I walked back to the park and immediately found Sue sitting with the Thompsons on the edge of a small fountain. The fountain had a stream issuing from a stone pot about chest high. Sue had consumed some of this water, and now she was worried about whether the water was potable. I assured her that it had to be potable; it came out of a pot. I expected her to break out in laughter, but she just looked at me.

The bus stopped at a toll booth between Ljubljana and Lake Bled. Evidently the Slovenes have figured out capitalism. They took Diner's Club, Visa. Mastercard, and American Express.

This would be the last leg of journeys with Bojan. He addressed the bus with a few inspirational remarks that ended with a story about the Slovenians that visited one of the pilgrimage sites. He said that one day a man came out of the church screaming, "I can walk again; I can walk again." A devout pilgrim asked him if it was a miracle. He said, "No. Someone stole my bicycle. I can walk again."

A Slovenian village.

These hay racks are supposed to be memorable for some reason.

Andy was up for flying in the sail plane, but his ball and chain vetoed the idea.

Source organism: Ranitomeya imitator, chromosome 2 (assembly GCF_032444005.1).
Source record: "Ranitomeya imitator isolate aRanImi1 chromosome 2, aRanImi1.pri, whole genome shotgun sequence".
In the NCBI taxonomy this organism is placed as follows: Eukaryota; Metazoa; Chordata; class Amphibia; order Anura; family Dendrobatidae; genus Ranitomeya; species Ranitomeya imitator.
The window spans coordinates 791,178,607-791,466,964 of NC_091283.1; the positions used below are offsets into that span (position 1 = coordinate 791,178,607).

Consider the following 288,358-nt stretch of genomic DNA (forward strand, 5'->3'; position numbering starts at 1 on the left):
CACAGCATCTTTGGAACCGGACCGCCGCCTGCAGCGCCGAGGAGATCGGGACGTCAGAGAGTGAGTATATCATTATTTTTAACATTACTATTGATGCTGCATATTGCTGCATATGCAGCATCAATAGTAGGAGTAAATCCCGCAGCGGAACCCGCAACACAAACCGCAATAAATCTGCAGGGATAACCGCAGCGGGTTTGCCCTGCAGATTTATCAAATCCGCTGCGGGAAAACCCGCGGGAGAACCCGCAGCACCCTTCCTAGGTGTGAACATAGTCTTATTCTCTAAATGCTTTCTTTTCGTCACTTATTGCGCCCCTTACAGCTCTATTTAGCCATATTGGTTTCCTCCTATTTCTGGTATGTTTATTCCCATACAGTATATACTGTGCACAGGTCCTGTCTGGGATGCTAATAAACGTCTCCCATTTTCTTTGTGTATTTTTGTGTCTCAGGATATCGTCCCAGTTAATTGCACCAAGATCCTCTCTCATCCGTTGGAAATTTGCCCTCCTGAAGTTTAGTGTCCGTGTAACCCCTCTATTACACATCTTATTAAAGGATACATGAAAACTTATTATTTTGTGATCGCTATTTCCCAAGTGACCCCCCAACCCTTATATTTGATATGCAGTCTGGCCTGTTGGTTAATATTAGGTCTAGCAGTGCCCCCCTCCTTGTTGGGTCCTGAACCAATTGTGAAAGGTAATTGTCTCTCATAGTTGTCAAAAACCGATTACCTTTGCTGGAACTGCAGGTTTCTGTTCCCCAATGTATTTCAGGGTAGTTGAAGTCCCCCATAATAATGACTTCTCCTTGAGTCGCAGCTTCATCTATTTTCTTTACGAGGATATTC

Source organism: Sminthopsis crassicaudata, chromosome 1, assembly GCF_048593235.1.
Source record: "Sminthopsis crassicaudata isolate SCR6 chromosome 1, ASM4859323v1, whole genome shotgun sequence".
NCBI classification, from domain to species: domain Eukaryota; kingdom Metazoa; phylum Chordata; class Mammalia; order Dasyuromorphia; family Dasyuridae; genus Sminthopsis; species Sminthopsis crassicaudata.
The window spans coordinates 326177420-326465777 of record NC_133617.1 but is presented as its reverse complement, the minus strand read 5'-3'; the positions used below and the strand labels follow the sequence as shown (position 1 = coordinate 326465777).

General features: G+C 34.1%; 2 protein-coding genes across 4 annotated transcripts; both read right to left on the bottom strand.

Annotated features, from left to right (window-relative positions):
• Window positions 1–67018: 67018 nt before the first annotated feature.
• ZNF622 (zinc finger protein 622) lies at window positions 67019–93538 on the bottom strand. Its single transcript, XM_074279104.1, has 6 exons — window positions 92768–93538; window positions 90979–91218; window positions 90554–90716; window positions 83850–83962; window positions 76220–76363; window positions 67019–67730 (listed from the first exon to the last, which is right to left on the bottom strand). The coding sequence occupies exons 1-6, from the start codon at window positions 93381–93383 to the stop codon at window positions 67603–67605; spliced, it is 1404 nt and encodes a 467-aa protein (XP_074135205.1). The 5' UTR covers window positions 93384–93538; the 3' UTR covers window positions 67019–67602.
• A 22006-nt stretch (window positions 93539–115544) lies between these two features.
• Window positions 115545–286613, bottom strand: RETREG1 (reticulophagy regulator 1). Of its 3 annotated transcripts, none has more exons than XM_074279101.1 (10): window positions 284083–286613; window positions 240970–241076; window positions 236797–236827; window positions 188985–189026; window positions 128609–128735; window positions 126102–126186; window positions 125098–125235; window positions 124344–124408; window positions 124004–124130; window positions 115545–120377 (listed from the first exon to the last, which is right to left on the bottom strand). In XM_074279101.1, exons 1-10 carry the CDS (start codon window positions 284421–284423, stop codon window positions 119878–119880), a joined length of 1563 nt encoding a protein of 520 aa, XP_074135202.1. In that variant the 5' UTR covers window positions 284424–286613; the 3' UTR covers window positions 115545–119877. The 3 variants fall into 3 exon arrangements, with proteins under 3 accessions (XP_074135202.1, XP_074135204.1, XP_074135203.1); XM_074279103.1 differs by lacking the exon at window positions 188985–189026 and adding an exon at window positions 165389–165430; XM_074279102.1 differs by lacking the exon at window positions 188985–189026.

The view of the island from our hotel room on the hazy evening of our arrival.

The castle was also visible above the casino.

When we arrived at Lake Bled, Bojan drove us halfway around the lake. I resolved that one of the first things that I would do was to jog around the lake that evening.

Sue were assigned room #204 in the Hotel Lovec, which was part of the Best Western chain. They gave us two electronic keys to the room. It took us a while to figure out the electricity. In fact, Sue was on the phone with them when I discovered the little box by the door in which one had to insert the key. We had stayed in a hotel with the same configuration in Sorrento four years ago. On that occasion we had only one key. This time at least we had a second one.

Eat your heart out, Rudy Maxa. This room had a jacuzzi, ...

... a towel rack, ...

... and my own private office and nap room.

In a way we had our own elevator. It had a special button for rooms 201-204. The back door opened, and we went into our room. It had an extra room for a second bed. I figured that I could use this to work in the morning while Sue was sleeping. I was thrilled to see that the bath tub had jets like a Jacuzzi. We found out a little later that free ADSL access was available from the hotel. They lent Ethernet cables, just as the hotel in Krakow had.

It was only a little after 6. I told Tom that I planned to go jogging around the lake. He said that I should call him when I was done so that he and Patti and I could go out to supper together. Sue planned to consume some portion of the commissary that she has been hauling around. I got all of my batteries recharging, did my stretching exercises, and took off.